Most students of the history of Arab-Jewish relations have come to take for granted the stubborn resistance of the continuing dispute to any form of lasting and ‘reasonable’ solution. This book, first published in 1983, examines early Arab-Zionist negotiating experience with the assumption that this has direct relevance to our understanding of the possible outcomes of diplomatic approaches to resolving the conflict. Its main purpose is to assemble (half of the book consists of original souce documents) and discuss some of the raw material which may help readers focus more clearly on the origins of the conflict, and perhaps to eliminate some recurring fallacies about its development and the prospects for its resolution. An examination of the period 1913 to 1931 reveals of wealth of previous negotiating experience which is today largely forgotten, and indicates that there was little or no movement of any of the parties in the direction of modifying its basic minimum demands and aspirations.
Table of Contents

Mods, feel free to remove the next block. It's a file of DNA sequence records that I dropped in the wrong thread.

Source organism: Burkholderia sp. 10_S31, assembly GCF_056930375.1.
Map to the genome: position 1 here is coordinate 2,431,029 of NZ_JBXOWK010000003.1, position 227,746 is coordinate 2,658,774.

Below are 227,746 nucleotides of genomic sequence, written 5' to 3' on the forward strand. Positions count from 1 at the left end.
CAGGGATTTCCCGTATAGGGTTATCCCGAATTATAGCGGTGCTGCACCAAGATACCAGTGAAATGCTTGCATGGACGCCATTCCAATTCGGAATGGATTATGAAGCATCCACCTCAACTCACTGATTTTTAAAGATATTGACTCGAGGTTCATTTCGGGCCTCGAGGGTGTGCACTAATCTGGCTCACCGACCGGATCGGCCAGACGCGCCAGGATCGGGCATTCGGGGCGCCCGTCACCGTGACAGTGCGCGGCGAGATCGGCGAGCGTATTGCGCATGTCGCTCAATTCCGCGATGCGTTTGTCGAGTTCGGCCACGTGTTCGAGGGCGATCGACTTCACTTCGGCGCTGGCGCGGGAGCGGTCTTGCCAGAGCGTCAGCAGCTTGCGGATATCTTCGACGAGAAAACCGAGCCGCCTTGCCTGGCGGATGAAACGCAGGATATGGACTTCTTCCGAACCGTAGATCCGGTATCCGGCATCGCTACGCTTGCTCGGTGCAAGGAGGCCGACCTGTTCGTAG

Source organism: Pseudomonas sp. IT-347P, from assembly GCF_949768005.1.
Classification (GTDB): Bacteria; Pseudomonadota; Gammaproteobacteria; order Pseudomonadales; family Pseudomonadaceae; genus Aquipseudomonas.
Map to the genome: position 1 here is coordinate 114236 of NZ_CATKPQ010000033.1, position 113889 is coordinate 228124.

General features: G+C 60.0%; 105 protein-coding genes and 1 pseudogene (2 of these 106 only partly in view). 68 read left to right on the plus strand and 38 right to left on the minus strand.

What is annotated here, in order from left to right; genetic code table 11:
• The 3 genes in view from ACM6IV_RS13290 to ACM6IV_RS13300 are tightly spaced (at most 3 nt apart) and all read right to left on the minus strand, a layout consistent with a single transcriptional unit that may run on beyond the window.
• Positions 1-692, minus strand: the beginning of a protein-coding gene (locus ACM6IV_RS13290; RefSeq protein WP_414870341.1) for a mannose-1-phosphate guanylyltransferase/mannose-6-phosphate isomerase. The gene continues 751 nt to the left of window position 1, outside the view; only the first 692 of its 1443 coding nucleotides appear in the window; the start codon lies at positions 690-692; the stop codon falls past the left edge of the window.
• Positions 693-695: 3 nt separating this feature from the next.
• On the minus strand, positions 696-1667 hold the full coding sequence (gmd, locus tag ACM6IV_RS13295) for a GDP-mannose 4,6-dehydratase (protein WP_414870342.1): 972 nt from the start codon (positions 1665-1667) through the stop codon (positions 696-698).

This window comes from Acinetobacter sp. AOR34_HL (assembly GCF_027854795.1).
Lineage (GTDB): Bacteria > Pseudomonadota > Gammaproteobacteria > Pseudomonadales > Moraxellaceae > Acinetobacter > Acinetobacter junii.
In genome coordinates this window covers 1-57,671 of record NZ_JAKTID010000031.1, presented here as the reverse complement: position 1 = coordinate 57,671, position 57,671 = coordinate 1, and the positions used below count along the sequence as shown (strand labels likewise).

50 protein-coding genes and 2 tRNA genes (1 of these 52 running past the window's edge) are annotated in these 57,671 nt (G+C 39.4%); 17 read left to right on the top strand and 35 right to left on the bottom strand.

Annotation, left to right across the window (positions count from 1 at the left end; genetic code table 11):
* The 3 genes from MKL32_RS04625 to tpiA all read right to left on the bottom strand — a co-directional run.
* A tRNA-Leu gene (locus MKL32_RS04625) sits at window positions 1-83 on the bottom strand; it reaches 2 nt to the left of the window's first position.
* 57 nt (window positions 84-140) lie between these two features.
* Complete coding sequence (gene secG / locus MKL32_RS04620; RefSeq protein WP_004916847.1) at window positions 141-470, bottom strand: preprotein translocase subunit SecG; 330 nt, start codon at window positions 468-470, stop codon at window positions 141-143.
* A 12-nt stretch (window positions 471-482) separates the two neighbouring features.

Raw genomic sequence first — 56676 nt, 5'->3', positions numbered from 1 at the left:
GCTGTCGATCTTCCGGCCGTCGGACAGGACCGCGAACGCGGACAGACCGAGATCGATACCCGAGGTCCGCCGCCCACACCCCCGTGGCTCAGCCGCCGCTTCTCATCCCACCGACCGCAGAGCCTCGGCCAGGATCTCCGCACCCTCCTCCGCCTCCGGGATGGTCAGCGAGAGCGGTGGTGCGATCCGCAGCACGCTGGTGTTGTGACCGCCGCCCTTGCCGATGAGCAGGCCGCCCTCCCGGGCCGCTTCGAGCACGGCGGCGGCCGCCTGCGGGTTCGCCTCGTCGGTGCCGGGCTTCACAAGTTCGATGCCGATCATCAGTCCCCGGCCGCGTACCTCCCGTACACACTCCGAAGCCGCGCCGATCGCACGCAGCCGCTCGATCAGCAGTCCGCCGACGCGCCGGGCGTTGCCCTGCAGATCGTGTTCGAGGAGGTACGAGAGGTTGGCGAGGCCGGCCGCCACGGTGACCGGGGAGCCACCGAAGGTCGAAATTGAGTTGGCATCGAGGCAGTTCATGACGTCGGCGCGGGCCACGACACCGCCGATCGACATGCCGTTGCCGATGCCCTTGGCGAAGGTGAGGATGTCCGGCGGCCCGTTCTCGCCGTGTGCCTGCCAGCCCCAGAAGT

1. First Attempts 1.1. Nature and Development of Arab-Zionist Relations in Palestine, 1882-1914 1.2. Growing Awareness of a Conflict 1.3. The Turkish Factor 1.4. First Negotiation Attempts, 1913 1.5. Renewed Contacts, 1914 1.6. Failure of the 1914 Conference 2. Post-War Diplomacy, 1918-1920 2.1. Aftermath of World War 1 2.2. Arab-Armenian-Zionist Entente 2.3. First Local Contacts: Cairo and Palestine 2.4. The British Factor 2.5. Weizmann-Faisal Negotiations 2.6. The Undoing of the Weizmann-Faisal Agreement 3. High-Level Meetings in the Early Twenties 3.1. Another Palestinian-Zionist Encounter 3.2. Early Relations with Amir Abdallah 3.3. Syrian Nationalists 3.4. Collapse of the Cairo Talks 4. Grass-Roots Contacts During the Twenties 4.1. Local Zionist Proposals for an Agreement 4.2. Arab Initiatives for an Agreement 4.3. Arab and Jewish Motives for Cooperation 5. Relations in the Wake of Crisis, 1929-31 5.1. Negotiating Opportunities and the Wailing Wall Dispute 5.2. Uncertainties of British Policy 5.3. Third Party Intervention: H. St-John Philby 5.4. Zionist Rejection of the Philby Mediation 5.5. Split in Zionist Ranks 5.6. Daniel Oliver: Quaker Mediator 5.7. Preventative Diplomacy: the Joint Bureau 5.8. Kalvaryski’s Personal Diplomacy 5.9. Rutenberg Proposals 5.10. Weizmann’s Personal Diplomacy 5.11. Development Scheme Negotiations 5.12. Conclusion. Conclusion. Lessons of Experience. Palestinian and Non-Palestinian Arabs. Third-Party Considerations. Terms of Agreement. Low Priority of an Arab-Zionist Accord Documents